For what it's worth

Kolridg

Senior Member
Russian
I know the whole translation of phrase "for what it's worth", but what does "for" mean here - "due to" or "for" like in phrase "I've broght it for you." Thank you.
 
  • Kolridg

    Senior Member
    Russian
    Noted and understood. Thanks.

    But what I still can't understand, in sentence like this, is it used to let know the modesty of nurses' opinion, or of the one's who says this. What do you consider is a summary meaning of the whole sentence (I can't determine exactly somehow)?

    Well, for what it's worth, all the nurses think you did the right thing.

    Added:

    Russian interpretation suggests if rephrase back into English:
    Well, regardless of how things stood, all the nurses consider you acted right.

    Would you interpet the same way? I don't understand why it says about things, while "for what it's worth" touches on mainly opinion. Do you see logic in this interpretation?
     
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    lingobingo

    Senior Member
    English - England
    Well, for what it's worth, all the nurses think you did the right thing.
    =
    Well, I don’t know if this’ll make you feel any better about it, but all the nurses think you did the right thing.
     

    lentulax

    Senior Member
    UK English
    But what I still can't understand, in sentence like this, is it used to let know the modesty of nurses' opinion, or of the one's who says this.
    The basic sense is as Glasguensis says. So in general it means 'I offer you this opinion/piece of information and you will determine its worth and respond according to the value you attach to it' ; it may EITHER suggests a modest uncertainty on the part of the speaker about the value of what they're offering OR the speaker's feeling that what they have to say won't be considered by their interlocutor to be of much value (the context, and tone in speech, usually enable you to determine which of these two possibilities is most prominent; lingobingo has already interpreted your quoted sentence.)
     

    Kolridg

    Senior Member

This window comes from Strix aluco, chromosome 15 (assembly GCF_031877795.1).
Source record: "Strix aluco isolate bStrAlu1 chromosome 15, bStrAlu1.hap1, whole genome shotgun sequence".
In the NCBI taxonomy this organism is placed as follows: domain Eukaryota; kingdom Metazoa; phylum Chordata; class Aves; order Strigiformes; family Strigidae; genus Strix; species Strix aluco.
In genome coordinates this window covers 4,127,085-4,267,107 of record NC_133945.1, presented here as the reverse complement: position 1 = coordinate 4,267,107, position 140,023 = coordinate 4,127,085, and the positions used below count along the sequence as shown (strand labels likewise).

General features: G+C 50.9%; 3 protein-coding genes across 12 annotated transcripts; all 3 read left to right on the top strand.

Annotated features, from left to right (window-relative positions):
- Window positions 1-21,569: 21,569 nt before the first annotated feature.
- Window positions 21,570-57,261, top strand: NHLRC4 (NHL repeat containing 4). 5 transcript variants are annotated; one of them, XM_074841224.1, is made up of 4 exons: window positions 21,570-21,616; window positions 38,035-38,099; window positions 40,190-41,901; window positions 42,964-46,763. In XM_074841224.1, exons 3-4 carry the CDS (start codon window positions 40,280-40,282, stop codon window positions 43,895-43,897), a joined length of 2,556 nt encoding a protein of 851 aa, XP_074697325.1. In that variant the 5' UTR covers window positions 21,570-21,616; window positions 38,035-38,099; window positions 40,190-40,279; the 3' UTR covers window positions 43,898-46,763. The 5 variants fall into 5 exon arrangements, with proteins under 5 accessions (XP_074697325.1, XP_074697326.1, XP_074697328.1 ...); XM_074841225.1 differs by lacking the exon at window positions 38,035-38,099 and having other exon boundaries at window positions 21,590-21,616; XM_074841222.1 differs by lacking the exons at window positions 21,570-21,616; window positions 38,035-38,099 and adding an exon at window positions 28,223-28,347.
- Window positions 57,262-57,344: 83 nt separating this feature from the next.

Russian
    So, I can't rephrase:

    Original: Listen, for what it's worth, they consider you did all right.

    as

    Listen, I don't know whether it will support you or not, regardless of what happened there, they consider you did all right.

    ?

    Your explanations are very good, but the main point I try to understand is if underlined orange part follows on from "for what it's worth" or, in other words, is an extension of the sense that lies in "for what it's worth". I conclude it might be so from this understanding, if you are not certain how valid is piece of information you provide, then you obviously don't know exactly what happened there.

    The thing is, in Russian we don't have direct equivalent of "for what it's worth" so the sentence was interpreted more or less as:

    Listen, I don't know will it support you or not, regardless of what happened there, they consider you did all right.

    Of course, what made me start topic here was that according to all dictionaries, like Oxford and others, there is nothing said literally about "regardless of what happened" and there is no even hint at this. So, I see that in Russian version of the sentence the interpretation is what we call "indirect". Therefore my question is how right is such an indirect interpretation? Do you native English speakers make the same sense of it as of the original sentence?
     
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    lingobingo

    Senior Member
    English - England
    There is no deep or significant meaning to the phrase “for what it’s worth”. It’s just a sort of personal disclaimer – a way of downplaying whatever you’re about to add to a discussion, in case your remark is seen as inappropriate or inaccurate or unhelpful.
     

    lentulax

    Senior Member
    UK English
    he main point I try to understand is if underlined orange part follows on from "for what it's worth" or, in other words, is an extension of the sense that lies in "for what it's worth". I conclude it might be so from this understanding, if you are not certain how valid is piece of information you provide, then you obviously don't know exactly what happened there.
    No, it doesn't, or isn't. I wasn't suggesting uncertainty about the validity of the information/opinion offered , but about its value. If someone is offering information , they believe it is true and are asserting it as fact ; what they are not sure about is whether the person they're offering it to will find it helpful or useful ; and sometimes they may be suggesting that they're doubtful themselves about whether the information is likely to be helpful or useful, but they're offering it just in case.
     

    Hildy1

    Senior Member
    English - US and Canada
    I agree with what everyone has been saying since the beginning: there is no suggestion that the information may not be true. The only thing in doubt is whether it is useful.

    The orange part of your sentence should be omitted.
     
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